Category Archives: ALA WO

Juxtaposition: Mobile Devices, Libraries, Public Policy

Looking for input to share on a forthcoming report

The report aims to draw from rapid spread and eventual ubiquity of mobile devices, like smartphones, e-book readers, multimedia delivery tools, looking towards the future of mobile devices from a public policy perspective with regards to libraries

  • Examine briefly the social trends and changing norms in using mobile devices
  • Examine library environment in how libraries use mobile devices
  • Goal is to explore potential benefits
    (Broadly how can mobile technologies serve library users better and get them the information they need and want?)
  • Challenges:
    • Copyright considerations and content licensing for mobile devices
    • Privacy (digital technologies can track user activities, analog books can’t) and location awareness technologies (GPS and location broadcasting services)
    • Security and bandwidth considerations for library networks (increasing mobile delivery of content, and rich multimedia content—how does this affect bandwidth planning if I want to be able to download a ebook or audiobook or film from a library to my mobile device?)
    • Access and openness issues in platforms and information standards and compatibility, DRM
  • More

What sorts of trends and/or issues do you see at the intersection of mobile devices, libraries, and existing public policy (copyright, fair use, DRM, anti-circumvention, etc.)?  What pieces of current public policy (laws, interpretations, policy decrees, etc.) support or block or run counter to user trends and/or technological abilities should an educational / informative report cover to better educate / inform legislators and policy wonks?

CopyNight DC

1. The ALA Washington Office will host the DC CopyNight meetup on Tuesday, August 5, 2008. The event will run from 6:30pm – 8:30pm.  There will be food, refreshments, and free copyright sliders.

Discussion topics: Georgia State copyright lawsuit and other current copyright news and issues.

If you’re interested, please take a minute to RSVP so we know roughly how many people are coming. The ALA Washington Office is located at 1615 New Hampshire Ave NW, 2 blocks from Dupont Circle. Hope to see you there!

Cribbed from the District Dispatch Blog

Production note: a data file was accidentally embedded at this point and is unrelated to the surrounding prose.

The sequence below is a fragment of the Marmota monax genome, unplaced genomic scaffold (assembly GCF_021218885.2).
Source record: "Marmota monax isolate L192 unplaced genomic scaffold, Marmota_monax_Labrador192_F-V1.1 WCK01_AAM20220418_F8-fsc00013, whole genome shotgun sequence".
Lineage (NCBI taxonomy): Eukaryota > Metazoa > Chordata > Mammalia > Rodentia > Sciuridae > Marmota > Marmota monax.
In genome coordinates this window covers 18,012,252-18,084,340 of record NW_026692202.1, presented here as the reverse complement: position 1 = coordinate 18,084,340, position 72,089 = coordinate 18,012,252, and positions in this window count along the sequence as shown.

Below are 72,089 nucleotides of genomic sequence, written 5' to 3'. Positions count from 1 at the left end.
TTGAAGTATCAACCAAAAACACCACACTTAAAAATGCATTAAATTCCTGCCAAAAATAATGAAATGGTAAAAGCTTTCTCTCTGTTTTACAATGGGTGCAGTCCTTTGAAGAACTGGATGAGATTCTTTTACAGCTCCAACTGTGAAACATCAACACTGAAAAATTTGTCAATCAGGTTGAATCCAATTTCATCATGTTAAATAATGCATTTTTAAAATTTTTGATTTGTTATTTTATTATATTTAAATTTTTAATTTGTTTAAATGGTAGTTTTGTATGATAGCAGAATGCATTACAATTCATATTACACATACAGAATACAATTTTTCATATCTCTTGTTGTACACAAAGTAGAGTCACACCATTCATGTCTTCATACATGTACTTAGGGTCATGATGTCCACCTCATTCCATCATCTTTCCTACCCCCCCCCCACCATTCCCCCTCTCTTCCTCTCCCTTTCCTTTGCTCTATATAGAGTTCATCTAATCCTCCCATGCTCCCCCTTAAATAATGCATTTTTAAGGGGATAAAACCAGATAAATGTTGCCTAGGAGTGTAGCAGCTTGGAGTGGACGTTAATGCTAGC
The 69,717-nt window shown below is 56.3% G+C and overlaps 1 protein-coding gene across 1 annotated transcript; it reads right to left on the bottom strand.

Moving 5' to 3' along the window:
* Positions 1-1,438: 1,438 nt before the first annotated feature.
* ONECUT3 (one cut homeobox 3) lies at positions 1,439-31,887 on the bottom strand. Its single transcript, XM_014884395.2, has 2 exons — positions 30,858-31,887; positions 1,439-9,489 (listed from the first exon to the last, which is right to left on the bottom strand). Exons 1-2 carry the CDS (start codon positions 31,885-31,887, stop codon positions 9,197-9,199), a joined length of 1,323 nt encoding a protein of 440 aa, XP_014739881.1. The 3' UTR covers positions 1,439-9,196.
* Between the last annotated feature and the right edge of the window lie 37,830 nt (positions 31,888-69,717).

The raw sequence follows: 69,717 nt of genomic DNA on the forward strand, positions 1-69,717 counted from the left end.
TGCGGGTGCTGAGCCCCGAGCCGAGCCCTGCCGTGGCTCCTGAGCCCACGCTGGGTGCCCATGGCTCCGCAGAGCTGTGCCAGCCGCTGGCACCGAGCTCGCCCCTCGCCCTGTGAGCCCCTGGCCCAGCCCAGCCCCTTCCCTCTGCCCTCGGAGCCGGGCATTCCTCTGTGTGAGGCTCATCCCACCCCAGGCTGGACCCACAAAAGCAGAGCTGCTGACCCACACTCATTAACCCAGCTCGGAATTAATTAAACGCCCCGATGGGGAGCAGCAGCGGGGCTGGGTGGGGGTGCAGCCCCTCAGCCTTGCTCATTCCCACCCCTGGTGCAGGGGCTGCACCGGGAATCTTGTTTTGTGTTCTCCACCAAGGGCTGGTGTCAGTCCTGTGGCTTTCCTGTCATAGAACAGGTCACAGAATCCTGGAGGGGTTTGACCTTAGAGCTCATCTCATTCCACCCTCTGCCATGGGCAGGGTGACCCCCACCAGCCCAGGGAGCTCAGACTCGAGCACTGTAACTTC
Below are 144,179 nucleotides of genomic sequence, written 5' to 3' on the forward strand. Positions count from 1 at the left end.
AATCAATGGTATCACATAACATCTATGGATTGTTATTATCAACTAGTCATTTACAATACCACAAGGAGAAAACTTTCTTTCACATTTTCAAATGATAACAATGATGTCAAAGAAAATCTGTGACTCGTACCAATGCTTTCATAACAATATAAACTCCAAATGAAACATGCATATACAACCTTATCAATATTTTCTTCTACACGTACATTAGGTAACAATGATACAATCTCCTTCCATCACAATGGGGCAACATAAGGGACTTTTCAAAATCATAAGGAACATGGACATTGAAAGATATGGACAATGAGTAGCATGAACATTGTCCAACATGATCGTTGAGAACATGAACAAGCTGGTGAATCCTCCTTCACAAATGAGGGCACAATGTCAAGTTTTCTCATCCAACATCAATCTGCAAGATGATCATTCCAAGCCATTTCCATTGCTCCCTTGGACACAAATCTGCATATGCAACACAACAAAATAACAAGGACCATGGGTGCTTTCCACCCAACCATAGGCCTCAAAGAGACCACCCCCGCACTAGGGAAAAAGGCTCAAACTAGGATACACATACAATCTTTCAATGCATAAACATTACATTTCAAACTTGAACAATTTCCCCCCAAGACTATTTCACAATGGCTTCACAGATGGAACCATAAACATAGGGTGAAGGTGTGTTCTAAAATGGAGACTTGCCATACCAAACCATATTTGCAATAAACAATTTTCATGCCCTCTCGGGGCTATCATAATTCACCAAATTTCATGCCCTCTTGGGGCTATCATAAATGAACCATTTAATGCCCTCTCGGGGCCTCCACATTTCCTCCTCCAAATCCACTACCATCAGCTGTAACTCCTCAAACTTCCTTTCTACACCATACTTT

Virtual Library Day on the Hill

The ALA Washington Office will host Virtual Library Day on the Hill at the ALA Annual Conference.

Virtual Library Day on the Hill will take place on Tuesday, July 1 from 8 a.m. to noon. Conference attendees will have the chance to both email and fax their Members of Congress on important library issues and learn how they can register to vote, using computer terminals located on the exhibit floor.

If you’re familiar with CapWiz, ALA WO’s Legislative web tracking service, please consider volunteering to help new CapWiz users — details about this on the District Dispatch post above.

EPA Dialogue on Access to Enviornmental Information

In case you didn’t know, the EPA is putting on a “National Dialogue on Access to Environmental Information.”

The dialogue is an on-line discussion among EPA’s partners and the public to foster collaboration on information access. Everyone is invited to use the EPA Dialogue site to identify and share their best resources, tools, and ideas for improving access to EPA’s environmental information.

Their blog will only be accepting comments for one week – from June 9-13, 2008 – so be sure to visit and add your comments and ideas asap.

EPA has broken topics out a little to start the dialogue:

Understanding Information: Putting environmental information into context for our customers.
Finding Information: Making environmental information easier to find or access.
What Works: What is working for your organization?
Building to Share: How do we leverage our collective strengths and capabilities?
Going Beyond the Web: Reaching people who don’t have Internet access.

This is too good an opportunity to pass up for providing comments to EPA which will at least be summarized in a report and possibly acted upon…

ALA WO still speaking up for the Public Interest

Ars Technica has cited pieces of ALA Washington Office’s comments to the FCC (regarding Comcast’s actions toward BitTorrent) highlighting how “libraries now provide an enormous stream of legal digital material to millions of patrons, including huge collections of pictures and music.”

Why is ALA WO even getting involved? one may ask… The closing statement in ALA WO’s comment addresses how libraries “need to be assured that they will be able to access legitimate Internet content or use Internet services or applications without fear or concerns that such access or use will be blocked or degraded by any entity with the means and control to do so.”

Personally, the ALA Washington Office is a large part of why I rejoin ALA every year (to the tune of >$340/year). Policy battles are where the fight for network access is and libraries are right at the forefront. The public at large isn’t really tracking the debate, but I’m glad we (libraries & ALA) are in there shaping (or at least informing) the debate.

ALA OITP Public Library Connectivity Project: Findings and Recommendations

As alluded to in previous posts, the ALA Office for Information Technology Policy has released a magnum opus, the Public Library Connectivity Project: Findings and Recommendations, (153 pages long, 57 pages of report and 96 pages of appendicies) which was commissioned by the Bill & Melinda Gates Foundation (I hope this will help guide their future library funding efforts). The report builds upon the findings of the Public Libraries & the Internet Reports (PLIP) and numerous site visits, interviews, and questionnaires conducted over the course of this project.

Grab a beverage, this summary/teaser is long enough to warrant it.  If you plan on digging through the full report, you may want to order in some sustenance, too!
Spoiler alert!
Highlights from the Public Library Connectivity Project: Findings and Recommendations below the fold… Continue reading ALA OITP Public Library Connectivity Project: Findings and Recommendations

D’you wanna be a “Copyright Scholar”?

The ALA Washington Office, Office for Information Technology Policy is looking for a few good volunteers to learn and earn the moniker “Copyright Scholar” on the Copyright Advisory Network.